Anyway, it was Tom Bench with his new glittery guitar from the Train of Thought Emporium. And a nicely constructed set of Noises through the effects chain, some playing of cassettes into the pickups and the player rubbed on the strings, some things inserted in the strings and general muckaboutery at a reasonable volume for the most part before he stood up and started trying to get some feedback going.

There was some feeling that the cassette voices at the beginning was almost a continuation or reference back to Duncan’s set, but I’m not sure if that was intentional, or just me.


Dan Hignell Ensemble

Dan Hignell Ensemble

Dan Hignell had his ensemble set up through the middle of the room facing the screen so they could see the scores. From left to right looking at the backs of their heads (i.e. towards the stage, if you like) were Dan Hignell on a lovely old portable organ, all brushed aluminium and slightly bent plastic sliders, Kev Nickells on Violin and sharing a French horn with John Guzek who played violin, too, then on the far side from me Barnabas Yianni on some electronic things.

They ran through about six of Dan’s scores with accompanying cards, the realisations varying from scratchy repeated violin figures, to the feeling of someone wrestling with a French horn on the beach. some pieces felt like the musicians were working against each other some as if everyone was in their own universe. The last piece was a bit special, it was quite a bit longer than all the others, Dan playing space organ drone figures, with very long violin slides from one player with the other providing some over the bridge wrenching and Yianni’s electronics running in the background bringing a repeated pip figures, with the piece ending on a slight crescendo with arpeggiating violin parts.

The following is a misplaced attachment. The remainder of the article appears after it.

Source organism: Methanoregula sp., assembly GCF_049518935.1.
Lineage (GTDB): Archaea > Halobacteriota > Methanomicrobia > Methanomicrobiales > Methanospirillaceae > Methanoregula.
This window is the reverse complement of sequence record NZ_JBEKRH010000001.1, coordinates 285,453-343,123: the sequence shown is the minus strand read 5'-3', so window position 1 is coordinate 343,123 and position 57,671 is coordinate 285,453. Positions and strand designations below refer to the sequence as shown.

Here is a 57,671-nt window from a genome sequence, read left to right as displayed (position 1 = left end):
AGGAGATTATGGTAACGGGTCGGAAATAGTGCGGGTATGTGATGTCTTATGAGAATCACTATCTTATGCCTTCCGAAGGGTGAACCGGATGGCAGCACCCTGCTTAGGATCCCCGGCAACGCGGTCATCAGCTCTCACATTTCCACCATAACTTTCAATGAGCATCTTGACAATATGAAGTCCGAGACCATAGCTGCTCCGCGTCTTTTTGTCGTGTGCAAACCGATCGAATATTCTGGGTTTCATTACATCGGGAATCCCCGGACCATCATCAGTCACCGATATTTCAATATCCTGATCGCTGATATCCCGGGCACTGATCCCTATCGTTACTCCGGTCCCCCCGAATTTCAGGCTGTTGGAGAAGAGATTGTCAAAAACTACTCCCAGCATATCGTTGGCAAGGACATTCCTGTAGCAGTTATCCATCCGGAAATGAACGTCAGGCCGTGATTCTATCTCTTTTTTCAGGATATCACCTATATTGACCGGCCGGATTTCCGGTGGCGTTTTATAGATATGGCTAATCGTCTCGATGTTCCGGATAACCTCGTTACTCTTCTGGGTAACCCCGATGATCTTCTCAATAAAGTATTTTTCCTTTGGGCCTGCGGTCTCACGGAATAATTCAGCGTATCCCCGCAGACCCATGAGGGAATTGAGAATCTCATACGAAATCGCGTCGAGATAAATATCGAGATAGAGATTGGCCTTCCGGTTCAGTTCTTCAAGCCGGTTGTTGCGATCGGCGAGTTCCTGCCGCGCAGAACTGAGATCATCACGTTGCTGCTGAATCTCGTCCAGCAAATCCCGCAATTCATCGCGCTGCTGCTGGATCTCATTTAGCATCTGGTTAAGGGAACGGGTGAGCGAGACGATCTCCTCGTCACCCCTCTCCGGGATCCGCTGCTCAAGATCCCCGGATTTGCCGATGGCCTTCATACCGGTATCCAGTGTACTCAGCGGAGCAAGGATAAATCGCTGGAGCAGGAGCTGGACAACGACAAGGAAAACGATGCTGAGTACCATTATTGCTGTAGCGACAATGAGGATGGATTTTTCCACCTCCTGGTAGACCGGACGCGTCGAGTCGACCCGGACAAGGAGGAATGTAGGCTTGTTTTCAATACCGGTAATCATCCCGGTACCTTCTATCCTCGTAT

A good Scope to end the year, really filling out the ideas we had for it when we started doing it.


Laboratory conditions

January 2015
The Scope

The Four Heads

The Four Heads
There are already a good number of people in when the Four Heads start. Dan is set up with singing bowls and an odd single stringed instrument at the back also mic’d up and playing quietly back through the PA, Geoff is perched on a stool just inside the door playing his ukelele through a cheap delay to a quiet amp on the other side of the room. The idea is an immersive sound that isn’t overwhelming, so the uke washes back and forth with occasional plonks, and Dan gongs and pings with his singing bowls, and bows more or less everything he can see.